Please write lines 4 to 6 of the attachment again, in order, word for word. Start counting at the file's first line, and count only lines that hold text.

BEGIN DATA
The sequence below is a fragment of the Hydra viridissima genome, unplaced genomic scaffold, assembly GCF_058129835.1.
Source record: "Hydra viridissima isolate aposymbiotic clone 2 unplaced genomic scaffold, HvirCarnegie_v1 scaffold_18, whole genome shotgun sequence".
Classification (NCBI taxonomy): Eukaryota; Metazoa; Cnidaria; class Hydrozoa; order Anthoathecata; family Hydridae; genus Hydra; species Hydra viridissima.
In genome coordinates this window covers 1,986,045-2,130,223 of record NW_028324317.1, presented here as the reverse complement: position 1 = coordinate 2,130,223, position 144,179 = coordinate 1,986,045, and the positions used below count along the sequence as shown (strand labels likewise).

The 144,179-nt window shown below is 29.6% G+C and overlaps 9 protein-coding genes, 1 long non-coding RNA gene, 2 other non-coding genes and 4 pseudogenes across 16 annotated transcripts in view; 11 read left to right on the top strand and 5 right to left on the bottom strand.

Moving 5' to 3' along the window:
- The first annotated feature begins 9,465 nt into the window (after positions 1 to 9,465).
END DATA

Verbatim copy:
In genome coordinates this window covers 1,986,045-2,130,223 of record NW_028324317.1, presented here as the reverse complement: position 1 = coordinate 2,130,223, position 144,179 = coordinate 1,986,045, and the positions used below count along the sequence as shown (strand labels likewise).

The 144,179-nt window shown below is 29.6% G+C and overlaps 9 protein-coding genes, 1 long non-coding RNA gene, 2 other non-coding genes and 4 pseudogenes across 16 annotated transcripts in view; 11 read left to right on the top strand and 5 right to left on the bottom strand.

Moving 5' to 3' along the window: